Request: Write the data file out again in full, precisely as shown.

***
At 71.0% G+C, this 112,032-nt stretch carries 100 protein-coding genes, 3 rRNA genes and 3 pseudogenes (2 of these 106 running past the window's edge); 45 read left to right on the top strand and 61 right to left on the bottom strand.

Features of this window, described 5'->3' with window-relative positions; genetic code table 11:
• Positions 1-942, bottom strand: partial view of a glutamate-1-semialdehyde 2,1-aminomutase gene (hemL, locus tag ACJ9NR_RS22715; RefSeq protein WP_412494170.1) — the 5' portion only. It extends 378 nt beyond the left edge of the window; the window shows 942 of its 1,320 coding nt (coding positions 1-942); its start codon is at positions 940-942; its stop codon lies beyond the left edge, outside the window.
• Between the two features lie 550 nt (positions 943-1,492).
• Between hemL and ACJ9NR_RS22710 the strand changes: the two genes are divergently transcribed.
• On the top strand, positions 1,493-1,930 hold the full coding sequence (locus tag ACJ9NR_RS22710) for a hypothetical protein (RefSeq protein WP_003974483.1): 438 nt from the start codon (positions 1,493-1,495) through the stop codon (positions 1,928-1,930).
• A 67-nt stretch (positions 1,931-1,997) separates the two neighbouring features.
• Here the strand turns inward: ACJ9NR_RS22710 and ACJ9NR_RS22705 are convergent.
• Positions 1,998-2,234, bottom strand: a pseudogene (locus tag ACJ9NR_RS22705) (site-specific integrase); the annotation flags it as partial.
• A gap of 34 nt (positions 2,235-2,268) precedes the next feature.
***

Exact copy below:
At 71.0% G+C, this 112,032-nt stretch carries 100 protein-coding genes, 3 rRNA genes and 3 pseudogenes (2 of these 106 running past the window's edge); 45 read left to right on the top strand and 61 right to left on the bottom strand.

Features of this window, described 5'->3' with window-relative positions; genetic code table 11:
• Positions 1-942, bottom strand: partial view of a glutamate-1-semialdehyde 2,1-aminomutase gene (hemL, locus tag ACJ9NR_RS22715; RefSeq protein WP_412494170.1) — the 5' portion only. It extends 378 nt beyond the left edge of the window; the window shows 942 of its 1,320 coding nt (coding positions 1-942); its start codon is at positions 940-942; its stop codon lies beyond the left edge, outside the window.
• Between the two features lie 550 nt (positions 943-1,492).
• Between hemL and ACJ9NR_RS22710 the strand changes: the two genes are divergently transcribed.
• On the top strand, positions 1,493-1,930 hold the full coding sequence (locus tag ACJ9NR_RS22710) for a hypothetical protein (RefSeq protein WP_003974483.1): 438 nt from the start codon (positions 1,493-1,495) through the stop codon (positions 1,928-1,930).
• A 67-nt stretch (positions 1,931-1,997) separates the two neighbouring features.
• Here the strand turns inward: ACJ9NR_RS22710 and ACJ9NR_RS22705 are convergent.
• Positions 1,998-2,234, bottom strand: a pseudogene (locus tag ACJ9NR_RS22705) (site-specific integrase); the annotation flags it as partial.
• A gap of 34 nt (positions 2,235-2,268) precedes the next feature.